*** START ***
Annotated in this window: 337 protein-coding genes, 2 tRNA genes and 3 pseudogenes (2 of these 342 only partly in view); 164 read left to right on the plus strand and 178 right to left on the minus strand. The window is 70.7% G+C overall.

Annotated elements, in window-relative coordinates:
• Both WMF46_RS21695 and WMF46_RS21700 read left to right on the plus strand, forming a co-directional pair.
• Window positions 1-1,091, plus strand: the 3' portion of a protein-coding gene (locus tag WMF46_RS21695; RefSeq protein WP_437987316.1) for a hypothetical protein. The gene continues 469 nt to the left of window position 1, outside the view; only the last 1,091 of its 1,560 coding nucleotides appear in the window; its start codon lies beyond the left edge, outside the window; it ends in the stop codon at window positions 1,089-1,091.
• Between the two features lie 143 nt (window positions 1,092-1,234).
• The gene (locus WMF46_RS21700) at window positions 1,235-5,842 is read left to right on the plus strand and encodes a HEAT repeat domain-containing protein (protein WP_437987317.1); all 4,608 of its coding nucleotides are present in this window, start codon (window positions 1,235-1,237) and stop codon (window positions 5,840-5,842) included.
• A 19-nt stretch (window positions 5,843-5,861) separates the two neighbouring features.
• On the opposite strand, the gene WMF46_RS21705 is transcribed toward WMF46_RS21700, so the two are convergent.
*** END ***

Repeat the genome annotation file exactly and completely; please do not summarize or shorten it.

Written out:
Annotated in this window: 337 protein-coding genes, 2 tRNA genes and 3 pseudogenes (2 of these 342 only partly in view); 164 read left to right on the plus strand and 178 right to left on the minus strand. The window is 70.7% G+C overall.

Annotated elements, in window-relative coordinates:
• Both WMF46_RS21695 and WMF46_RS21700 read left to right on the plus strand, forming a co-directional pair.
• Window positions 1-1,091, plus strand: the 3' portion of a protein-coding gene (locus tag WMF46_RS21695; RefSeq protein WP_437987316.1) for a hypothetical protein. The gene continues 469 nt to the left of window position 1, outside the view; only the last 1,091 of its 1,560 coding nucleotides appear in the window; its start codon lies beyond the left edge, outside the window; it ends in the stop codon at window positions 1,089-1,091.
• Between the two features lie 143 nt (window positions 1,092-1,234).
• The gene (locus WMF46_RS21700) at window positions 1,235-5,842 is read left to right on the plus strand and encodes a HEAT repeat domain-containing protein (protein WP_437987317.1); all 4,608 of its coding nucleotides are present in this window, start codon (window positions 1,235-1,237) and stop codon (window positions 5,840-5,842) included.
• A 19-nt stretch (window positions 5,843-5,861) separates the two neighbouring features.
• On the opposite strand, the gene WMF46_RS21705 is transcribed toward WMF46_RS21700, so the two are convergent.